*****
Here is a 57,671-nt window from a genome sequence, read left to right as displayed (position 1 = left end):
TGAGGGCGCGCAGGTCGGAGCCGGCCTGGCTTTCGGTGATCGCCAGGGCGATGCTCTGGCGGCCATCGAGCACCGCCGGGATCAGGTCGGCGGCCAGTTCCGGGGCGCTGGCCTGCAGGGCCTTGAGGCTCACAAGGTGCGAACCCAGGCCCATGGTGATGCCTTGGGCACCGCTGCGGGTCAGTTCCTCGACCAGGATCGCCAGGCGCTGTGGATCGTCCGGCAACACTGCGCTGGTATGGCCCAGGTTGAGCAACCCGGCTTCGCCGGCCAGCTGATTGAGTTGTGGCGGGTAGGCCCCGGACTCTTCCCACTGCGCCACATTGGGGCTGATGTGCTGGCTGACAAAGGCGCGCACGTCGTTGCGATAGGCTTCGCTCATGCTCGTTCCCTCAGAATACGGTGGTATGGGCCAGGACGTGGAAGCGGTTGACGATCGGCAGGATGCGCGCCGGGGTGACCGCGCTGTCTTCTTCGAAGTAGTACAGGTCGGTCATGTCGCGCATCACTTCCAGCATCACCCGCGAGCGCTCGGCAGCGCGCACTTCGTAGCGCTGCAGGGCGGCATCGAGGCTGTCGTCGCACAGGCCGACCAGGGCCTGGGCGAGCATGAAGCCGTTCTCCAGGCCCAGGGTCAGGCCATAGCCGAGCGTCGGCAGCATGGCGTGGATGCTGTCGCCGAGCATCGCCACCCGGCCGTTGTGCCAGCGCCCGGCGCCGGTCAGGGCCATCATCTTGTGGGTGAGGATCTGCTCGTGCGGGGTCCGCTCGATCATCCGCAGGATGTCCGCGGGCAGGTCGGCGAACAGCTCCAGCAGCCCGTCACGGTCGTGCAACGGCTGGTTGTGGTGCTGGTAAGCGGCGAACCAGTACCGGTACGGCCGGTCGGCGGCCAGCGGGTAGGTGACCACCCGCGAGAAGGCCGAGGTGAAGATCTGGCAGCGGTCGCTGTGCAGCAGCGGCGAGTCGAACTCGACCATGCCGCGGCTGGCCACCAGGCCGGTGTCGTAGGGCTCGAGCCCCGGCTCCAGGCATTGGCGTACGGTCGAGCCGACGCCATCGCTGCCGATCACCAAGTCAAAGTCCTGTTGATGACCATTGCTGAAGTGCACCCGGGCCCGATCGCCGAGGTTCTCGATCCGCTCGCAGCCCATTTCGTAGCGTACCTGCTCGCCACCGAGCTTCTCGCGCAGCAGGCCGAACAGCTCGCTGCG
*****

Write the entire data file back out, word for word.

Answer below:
Here is a 57,671-nt window from a genome sequence, read left to right as displayed (position 1 = left end):
TGAGGGCGCGCAGGTCGGAGCCGGCCTGGCTTTCGGTGATCGCCAGGGCGATGCTCTGGCGGCCATCGAGCACCGCCGGGATCAGGTCGGCGGCCAGTTCCGGGGCGCTGGCCTGCAGGGCCTTGAGGCTCACAAGGTGCGAACCCAGGCCCATGGTGATGCCTTGGGCACCGCTGCGGGTCAGTTCCTCGACCAGGATCGCCAGGCGCTGTGGATCGTCCGGCAACACTGCGCTGGTATGGCCCAGGTTGAGCAACCCGGCTTCGCCGGCCAGCTGATTGAGTTGTGGCGGGTAGGCCCCGGACTCTTCCCACTGCGCCACATTGGGGCTGATGTGCTGGCTGACAAAGGCGCGCACGTCGTTGCGATAGGCTTCGCTCATGCTCGTTCCCTCAGAATACGGTGGTATGGGCCAGGACGTGGAAGCGGTTGACGATCGGCAGGATGCGCGCCGGGGTGACCGCGCTGTCTTCTTCGAAGTAGTACAGGTCGGTCATGTCGCGCATCACTTCCAGCATCACCCGCGAGCGCTCGGCAGCGCGCACTTCGTAGCGCTGCAGGGCGGCATCGAGGCTGTCGTCGCACAGGCCGACCAGGGCCTGGGCGAGCATGAAGCCGTTCTCCAGGCCCAGGGTCAGGCCATAGCCGAGCGTCGGCAGCATGGCGTGGATGCTGTCGCCGAGCATCGCCACCCGGCCGTTGTGCCAGCGCCCGGCGCCGGTCAGGGCCATCATCTTGTGGGTGAGGATCTGCTCGTGCGGGGTCCGCTCGATCATCCGCAGGATGTCCGCGGGCAGGTCGGCGAACAGCTCCAGCAGCCCGTCACGGTCGTGCAACGGCTGGTTGTGGTGCTGGTAAGCGGCGAACCAGTACCGGTACGGCCGGTCGGCGGCCAGCGGGTAGGTGACCACCCGCGAGAAGGCCGAGGTGAAGATCTGGCAGCGGTCGCTGTGCAGCAGCGGCGAGTCGAACTCGACCATGCCGCGGCTGGCCACCAGGCCGGTGTCGTAGGGCTCGAGCCCCGGCTCCAGGCATTGGCGTACGGTCGAGCCGACGCCATCGCTGCCGATCACCAAGTCAAAGTCCTGTTGATGACCATTGCTGAAGTGCACCCGGGCCCGATCGCCGAGGTTCTCGATCCGCTCGCAGCCCATTTCGTAGCGTACCTGCTCGCCACCGAGCTTCTCGCGCAGCAGGCCGAACAGCTCGCTGCG